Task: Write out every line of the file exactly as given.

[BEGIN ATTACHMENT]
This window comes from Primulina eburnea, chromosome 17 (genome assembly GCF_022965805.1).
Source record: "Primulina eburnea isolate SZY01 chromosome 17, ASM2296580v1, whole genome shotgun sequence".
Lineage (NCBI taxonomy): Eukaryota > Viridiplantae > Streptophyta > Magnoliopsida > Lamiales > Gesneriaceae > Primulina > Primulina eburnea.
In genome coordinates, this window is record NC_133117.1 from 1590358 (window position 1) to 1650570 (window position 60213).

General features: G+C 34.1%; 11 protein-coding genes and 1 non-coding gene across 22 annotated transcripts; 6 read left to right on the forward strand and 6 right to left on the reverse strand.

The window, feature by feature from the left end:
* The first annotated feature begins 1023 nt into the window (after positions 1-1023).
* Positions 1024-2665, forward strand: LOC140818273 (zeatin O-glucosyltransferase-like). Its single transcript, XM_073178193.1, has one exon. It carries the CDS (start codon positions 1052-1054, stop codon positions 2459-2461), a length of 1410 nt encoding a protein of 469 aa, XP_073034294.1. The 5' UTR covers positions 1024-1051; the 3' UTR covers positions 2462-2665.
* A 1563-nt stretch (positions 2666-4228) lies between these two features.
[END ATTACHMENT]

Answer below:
This window comes from Primulina eburnea, chromosome 17 (genome assembly GCF_022965805.1).
Source record: "Primulina eburnea isolate SZY01 chromosome 17, ASM2296580v1, whole genome shotgun sequence".
Lineage (NCBI taxonomy): Eukaryota > Viridiplantae > Streptophyta > Magnoliopsida > Lamiales > Gesneriaceae > Primulina > Primulina eburnea.
In genome coordinates, this window is record NC_133117.1 from 1590358 (window position 1) to 1650570 (window position 60213).

General features: G+C 34.1%; 11 protein-coding genes and 1 non-coding gene across 22 annotated transcripts; 6 read left to right on the forward strand and 6 right to left on the reverse strand.

The window, feature by feature from the left end:
* The first annotated feature begins 1023 nt into the window (after positions 1-1023).
* Positions 1024-2665, forward strand: LOC140818273 (zeatin O-glucosyltransferase-like). Its single transcript, XM_073178193.1, has one exon. It carries the CDS (start codon positions 1052-1054, stop codon positions 2459-2461), a length of 1410 nt encoding a protein of 469 aa, XP_073034294.1. The 5' UTR covers positions 1024-1051; the 3' UTR covers positions 2462-2665.
* A 1563-nt stretch (positions 2666-4228) lies between these two features.